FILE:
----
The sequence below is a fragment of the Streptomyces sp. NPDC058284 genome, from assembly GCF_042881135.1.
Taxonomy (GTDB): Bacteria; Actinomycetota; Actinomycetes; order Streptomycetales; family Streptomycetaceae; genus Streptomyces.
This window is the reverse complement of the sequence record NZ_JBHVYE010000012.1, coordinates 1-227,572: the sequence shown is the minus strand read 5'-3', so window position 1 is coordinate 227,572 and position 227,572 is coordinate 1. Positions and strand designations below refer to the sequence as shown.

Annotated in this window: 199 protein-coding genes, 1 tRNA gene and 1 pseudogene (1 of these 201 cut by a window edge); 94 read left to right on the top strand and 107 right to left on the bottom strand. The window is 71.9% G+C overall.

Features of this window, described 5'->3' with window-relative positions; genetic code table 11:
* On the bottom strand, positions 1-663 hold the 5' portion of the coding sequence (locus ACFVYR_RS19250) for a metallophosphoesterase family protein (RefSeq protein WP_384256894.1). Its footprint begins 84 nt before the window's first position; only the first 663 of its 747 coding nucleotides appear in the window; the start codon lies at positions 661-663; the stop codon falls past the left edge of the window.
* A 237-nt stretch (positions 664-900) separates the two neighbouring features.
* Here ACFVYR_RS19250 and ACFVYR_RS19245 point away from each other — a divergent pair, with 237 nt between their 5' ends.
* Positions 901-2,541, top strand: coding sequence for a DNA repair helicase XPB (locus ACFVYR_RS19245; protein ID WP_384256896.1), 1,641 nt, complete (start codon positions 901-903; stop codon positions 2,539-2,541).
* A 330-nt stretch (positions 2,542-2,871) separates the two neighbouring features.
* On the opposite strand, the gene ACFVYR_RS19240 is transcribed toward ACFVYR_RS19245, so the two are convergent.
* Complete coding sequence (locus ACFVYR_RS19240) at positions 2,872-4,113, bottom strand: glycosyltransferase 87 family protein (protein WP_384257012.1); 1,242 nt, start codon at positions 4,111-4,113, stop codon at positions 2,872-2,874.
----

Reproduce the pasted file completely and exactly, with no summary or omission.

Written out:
The sequence below is a fragment of the Streptomyces sp. NPDC058284 genome, from assembly GCF_042881135.1.
Taxonomy (GTDB): Bacteria; Actinomycetota; Actinomycetes; order Streptomycetales; family Streptomycetaceae; genus Streptomyces.
This window is the reverse complement of the sequence record NZ_JBHVYE010000012.1, coordinates 1-227,572: the sequence shown is the minus strand read 5'-3', so window position 1 is coordinate 227,572 and position 227,572 is coordinate 1. Positions and strand designations below refer to the sequence as shown.

Annotated in this window: 199 protein-coding genes, 1 tRNA gene and 1 pseudogene (1 of these 201 cut by a window edge); 94 read left to right on the top strand and 107 right to left on the bottom strand. The window is 71.9% G+C overall.

Features of this window, described 5'->3' with window-relative positions; genetic code table 11:
* On the bottom strand, positions 1-663 hold the 5' portion of the coding sequence (locus ACFVYR_RS19250) for a metallophosphoesterase family protein (RefSeq protein WP_384256894.1). Its footprint begins 84 nt before the window's first position; only the first 663 of its 747 coding nucleotides appear in the window; the start codon lies at positions 661-663; the stop codon falls past the left edge of the window.
* A 237-nt stretch (positions 664-900) separates the two neighbouring features.
* Here ACFVYR_RS19250 and ACFVYR_RS19245 point away from each other — a divergent pair, with 237 nt between their 5' ends.
* Positions 901-2,541, top strand: coding sequence for a DNA repair helicase XPB (locus ACFVYR_RS19245; protein ID WP_384256896.1), 1,641 nt, complete (start codon positions 901-903; stop codon positions 2,539-2,541).
* A 330-nt stretch (positions 2,542-2,871) separates the two neighbouring features.
* On the opposite strand, the gene ACFVYR_RS19240 is transcribed toward ACFVYR_RS19245, so the two are convergent.
* Complete coding sequence (locus ACFVYR_RS19240) at positions 2,872-4,113, bottom strand: glycosyltransferase 87 family protein (protein WP_384257012.1); 1,242 nt, start codon at positions 4,111-4,113, stop codon at positions 2,872-2,874.